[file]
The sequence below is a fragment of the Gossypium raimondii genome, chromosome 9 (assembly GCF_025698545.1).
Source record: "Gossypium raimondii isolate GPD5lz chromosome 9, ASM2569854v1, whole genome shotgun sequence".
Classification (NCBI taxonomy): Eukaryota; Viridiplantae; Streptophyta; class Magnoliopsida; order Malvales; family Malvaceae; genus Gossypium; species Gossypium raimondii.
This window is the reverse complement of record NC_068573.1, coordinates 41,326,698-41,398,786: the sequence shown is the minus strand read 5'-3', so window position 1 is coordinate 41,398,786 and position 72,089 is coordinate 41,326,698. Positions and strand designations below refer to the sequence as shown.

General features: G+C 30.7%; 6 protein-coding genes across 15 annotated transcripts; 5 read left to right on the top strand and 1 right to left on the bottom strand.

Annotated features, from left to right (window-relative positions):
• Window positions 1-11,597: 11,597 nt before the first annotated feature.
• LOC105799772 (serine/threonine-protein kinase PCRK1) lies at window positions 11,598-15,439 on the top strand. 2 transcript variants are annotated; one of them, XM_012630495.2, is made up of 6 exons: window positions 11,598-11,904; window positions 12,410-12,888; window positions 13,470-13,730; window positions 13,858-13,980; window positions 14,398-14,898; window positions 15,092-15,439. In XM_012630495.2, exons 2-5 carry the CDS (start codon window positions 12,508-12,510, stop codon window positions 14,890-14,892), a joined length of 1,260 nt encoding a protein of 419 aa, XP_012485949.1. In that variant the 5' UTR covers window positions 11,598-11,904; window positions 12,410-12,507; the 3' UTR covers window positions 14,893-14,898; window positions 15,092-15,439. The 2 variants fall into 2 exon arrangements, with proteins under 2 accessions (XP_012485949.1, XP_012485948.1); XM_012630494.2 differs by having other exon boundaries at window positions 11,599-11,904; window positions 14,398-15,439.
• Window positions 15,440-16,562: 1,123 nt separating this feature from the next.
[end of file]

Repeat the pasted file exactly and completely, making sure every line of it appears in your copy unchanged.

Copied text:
The sequence below is a fragment of the Gossypium raimondii genome, chromosome 9 (assembly GCF_025698545.1).
Source record: "Gossypium raimondii isolate GPD5lz chromosome 9, ASM2569854v1, whole genome shotgun sequence".
Classification (NCBI taxonomy): Eukaryota; Viridiplantae; Streptophyta; class Magnoliopsida; order Malvales; family Malvaceae; genus Gossypium; species Gossypium raimondii.
This window is the reverse complement of record NC_068573.1, coordinates 41,326,698-41,398,786: the sequence shown is the minus strand read 5'-3', so window position 1 is coordinate 41,398,786 and position 72,089 is coordinate 41,326,698. Positions and strand designations below refer to the sequence as shown.

General features: G+C 30.7%; 6 protein-coding genes across 15 annotated transcripts; 5 read left to right on the top strand and 1 right to left on the bottom strand.

Annotated features, from left to right (window-relative positions):
• Window positions 1-11,597: 11,597 nt before the first annotated feature.
• LOC105799772 (serine/threonine-protein kinase PCRK1) lies at window positions 11,598-15,439 on the top strand. 2 transcript variants are annotated; one of them, XM_012630495.2, is made up of 6 exons: window positions 11,598-11,904; window positions 12,410-12,888; window positions 13,470-13,730; window positions 13,858-13,980; window positions 14,398-14,898; window positions 15,092-15,439. In XM_012630495.2, exons 2-5 carry the CDS (start codon window positions 12,508-12,510, stop codon window positions 14,890-14,892), a joined length of 1,260 nt encoding a protein of 419 aa, XP_012485949.1. In that variant the 5' UTR covers window positions 11,598-11,904; window positions 12,410-12,507; the 3' UTR covers window positions 14,893-14,898; window positions 15,092-15,439. The 2 variants fall into 2 exon arrangements, with proteins under 2 accessions (XP_012485949.1, XP_012485948.1); XM_012630494.2 differs by having other exon boundaries at window positions 11,599-11,904; window positions 14,398-15,439.
• Window positions 15,440-16,562: 1,123 nt separating this feature from the next.